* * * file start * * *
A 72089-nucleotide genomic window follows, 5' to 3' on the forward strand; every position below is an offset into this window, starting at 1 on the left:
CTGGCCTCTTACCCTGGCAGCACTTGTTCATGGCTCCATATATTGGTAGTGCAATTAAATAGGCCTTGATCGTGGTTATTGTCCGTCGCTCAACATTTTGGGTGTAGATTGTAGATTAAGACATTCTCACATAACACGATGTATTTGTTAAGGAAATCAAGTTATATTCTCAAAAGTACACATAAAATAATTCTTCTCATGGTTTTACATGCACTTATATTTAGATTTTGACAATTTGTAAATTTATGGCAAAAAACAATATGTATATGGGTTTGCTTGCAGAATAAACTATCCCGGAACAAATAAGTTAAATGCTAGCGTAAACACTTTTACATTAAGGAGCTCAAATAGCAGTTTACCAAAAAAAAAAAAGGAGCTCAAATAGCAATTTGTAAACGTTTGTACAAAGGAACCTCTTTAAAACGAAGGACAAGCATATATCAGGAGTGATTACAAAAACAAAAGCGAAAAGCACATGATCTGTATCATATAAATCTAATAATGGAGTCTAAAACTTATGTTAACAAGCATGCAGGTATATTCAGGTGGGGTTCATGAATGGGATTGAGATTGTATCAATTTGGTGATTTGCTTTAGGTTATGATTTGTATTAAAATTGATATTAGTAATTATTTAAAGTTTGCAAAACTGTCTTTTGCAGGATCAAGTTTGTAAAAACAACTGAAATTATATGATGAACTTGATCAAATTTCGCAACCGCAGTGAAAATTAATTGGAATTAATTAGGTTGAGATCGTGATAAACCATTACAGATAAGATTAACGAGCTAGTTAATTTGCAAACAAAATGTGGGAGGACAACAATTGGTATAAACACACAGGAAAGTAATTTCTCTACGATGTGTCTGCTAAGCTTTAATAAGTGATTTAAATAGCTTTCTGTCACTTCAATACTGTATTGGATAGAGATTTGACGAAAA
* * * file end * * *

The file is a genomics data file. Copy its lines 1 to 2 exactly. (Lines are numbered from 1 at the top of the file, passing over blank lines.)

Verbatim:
A 72089-nucleotide genomic window follows, 5' to 3' on the forward strand; every position below is an offset into this window, starting at 1 on the left:
CTGGCCTCTTACCCTGGCAGCACTTGTTCATGGCTCCATATATTGGTAGTGCAATTAAATAGGCCTTGATCGTGGTTATTGTCCGTCGCTCAACATTTTGGGTGTAGATTGTAGATTAAGACATTCTCACATAACACGATGTATTTGTTAAGGAAATCAAGTTATATTCTCAAAAGTACACATAAAATAATTCTTCTCATGGTTTTACATGCACTTATATTTAGATTTTGACAATTTGTAAATTTATGGCAAAAAACAATATGTATATGGGTTTGCTTGCAGAATAAACTATCCCGGAACAAATAAGTTAAATGCTAGCGTAAACACTTTTACATTAAGGAGCTCAAATAGCAGTTTACCAAAAAAAAAAAAGGAGCTCAAATAGCAATTTGTAAACGTTTGTACAAAGGAACCTCTTTAAAACGAAGGACAAGCATATATCAGGAGTGATTACAAAAACAAAAGCGAAAAGCACATGATCTGTATCATATAAATCTAATAATGGAGTCTAAAACTTATGTTAACAAGCATGCAGGTATATTCAGGTGGGGTTCATGAATGGGATTGAGATTGTATCAATTTGGTGATTTGCTTTAGGTTATGATTTGTATTAAAATTGATATTAGTAATTATTTAAAGTTTGCAAAACTGTCTTTTGCAGGATCAAGTTTGTAAAAACAACTGAAATTATATGATGAACTTGATCAAATTTCGCAACCGCAGTGAAAATTAATTGGAATTAATTAGGTTGAGATCGTGATAAACCATTACAGATAAGATTAACGAGCTAGTTAATTTGCAAACAAAATGTGGGAGGACAACAATTGGTATAAACACACAGGAAAGTAATTTCTCTACGATGTGTCTGCTAAGCTTTAATAAGTGATTTAAATAGCTTTCTGTCACTTCAATACTGTATTGGATAGAGATTTGACGAAAA